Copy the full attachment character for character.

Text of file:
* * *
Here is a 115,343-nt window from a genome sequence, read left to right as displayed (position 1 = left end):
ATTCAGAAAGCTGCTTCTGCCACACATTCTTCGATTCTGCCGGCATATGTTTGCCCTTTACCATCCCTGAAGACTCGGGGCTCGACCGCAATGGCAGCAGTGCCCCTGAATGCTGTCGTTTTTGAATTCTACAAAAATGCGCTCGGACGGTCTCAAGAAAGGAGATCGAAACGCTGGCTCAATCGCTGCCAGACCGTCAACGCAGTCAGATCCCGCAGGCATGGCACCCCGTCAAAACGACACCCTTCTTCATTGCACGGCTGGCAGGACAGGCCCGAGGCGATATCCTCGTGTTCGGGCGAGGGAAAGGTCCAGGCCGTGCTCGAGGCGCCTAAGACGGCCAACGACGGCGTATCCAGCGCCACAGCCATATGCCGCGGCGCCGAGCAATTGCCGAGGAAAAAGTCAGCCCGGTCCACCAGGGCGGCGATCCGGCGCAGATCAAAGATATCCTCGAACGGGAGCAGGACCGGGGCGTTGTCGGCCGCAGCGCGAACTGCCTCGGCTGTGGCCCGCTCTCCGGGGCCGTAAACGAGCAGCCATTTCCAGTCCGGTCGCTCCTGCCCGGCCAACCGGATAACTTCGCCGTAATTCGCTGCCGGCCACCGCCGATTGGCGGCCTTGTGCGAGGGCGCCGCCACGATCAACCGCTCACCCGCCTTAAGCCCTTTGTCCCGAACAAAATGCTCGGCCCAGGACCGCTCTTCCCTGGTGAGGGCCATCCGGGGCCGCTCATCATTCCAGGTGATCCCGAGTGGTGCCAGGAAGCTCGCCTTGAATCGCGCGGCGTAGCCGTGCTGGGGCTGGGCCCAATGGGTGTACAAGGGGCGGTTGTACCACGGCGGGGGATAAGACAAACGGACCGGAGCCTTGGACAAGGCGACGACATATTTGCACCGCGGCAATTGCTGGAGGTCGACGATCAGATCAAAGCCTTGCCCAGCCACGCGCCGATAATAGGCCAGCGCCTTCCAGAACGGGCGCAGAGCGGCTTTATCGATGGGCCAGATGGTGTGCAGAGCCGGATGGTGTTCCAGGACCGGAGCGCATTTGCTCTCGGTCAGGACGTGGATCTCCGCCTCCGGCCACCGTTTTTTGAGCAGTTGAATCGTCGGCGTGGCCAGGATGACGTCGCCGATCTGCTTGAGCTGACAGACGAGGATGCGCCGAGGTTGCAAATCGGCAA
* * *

Here is a 115,343-nt window from a genome sequence, read left to right as displayed (position 1 = left end):
ATTCAGAAAGCTGCTTCTGCCACACATTCTTCGATTCTGCCGGCATATGTTTGCCCTTTACCATCCCTGAAGACTCGGGGCTCGACCGCAATGGCAGCAGTGCCCCTGAATGCTGTCGTTTTTGAATTCTACAAAAATGCGCTCGGACGGTCTCAAGAAAGGAGATCGAAACGCTGGCTCAATCGCTGCCAGACCGTCAACGCAGTCAGATCCCGCAGGCATGGCACCCCGTCAAAACGACACCCTTCTTCATTGCACGGCTGGCAGGACAGGCCCGAGGCGATATCCTCGTGTTCGGGCGAGGGAAAGGTCCAGGCCGTGCTCGAGGCGCCTAAGACGGCCAACGACGGCGTATCCAGCGCCACAGCCATATGCCGCGGCGCCGAGCAATTGCCGAGGAAAAAGTCAGCCCGGTCCACCAGGGCGGCGATCCGGCGCAGATCAAAGATATCCTCGAACGGGAGCAGGACCGGGGCGTTGTCGGCCGCAGCGCGAACTGCCTCGGCTGTGGCCCGCTCTCCGGGGCCGTAAACGAGCAGCCATTTCCAGTCCGGTCGCTCCTGCCCGGCCAACCGGATAACTTCGCCGTAATTCGCTGCCGGCCACCGCCGATTGGCGGCCTTGTGCGAGGGCGCCGCCACGATCAACCGCTCACCCGCCTTAAGCCCTTTGTCCCGAACAAAATGCTCGGCCCAGGACCGCTCTTCCCTGGTGAGGGCCATCCGGGGCCGCTCATCATTCCAGGTGATCCCGAGTGGTGCCAGGAAGCTCGCCTTGAATCGCGCGGCGTAGCCGTGCTGGGGCTGGGCCCAATGGGTGTACAAGGGGCGGTTGTACCACGGCGGGGGATAAGACAAACGGACCGGAGCCTTGGACAAGGCGACGACATATTTGCACCGCGGCAATTGCTGGAGGTCGACGATCAGATCAAAGCCTTGCCCAGCCACGCGCCGATAATAGGCCAGCGCCTTCCAGAACGGGCGCAGAGCGGCTTTATCGATGGGCCAGATGGTGTGCAGAGCCGGATGGTGTTCCAGGACCGGAGCGCATTTGCTCTCGGTCAGGACGTGGATCTCCGCCTCCGGCCACCGTTTTTTGAGCAGTTGAATCGTCGGCGTGGCCAGGATGACGTCGCCGATCTGCTTGAGCTGACAGACGAGGATGCGCCGAGGTTGCAAATCGGCAA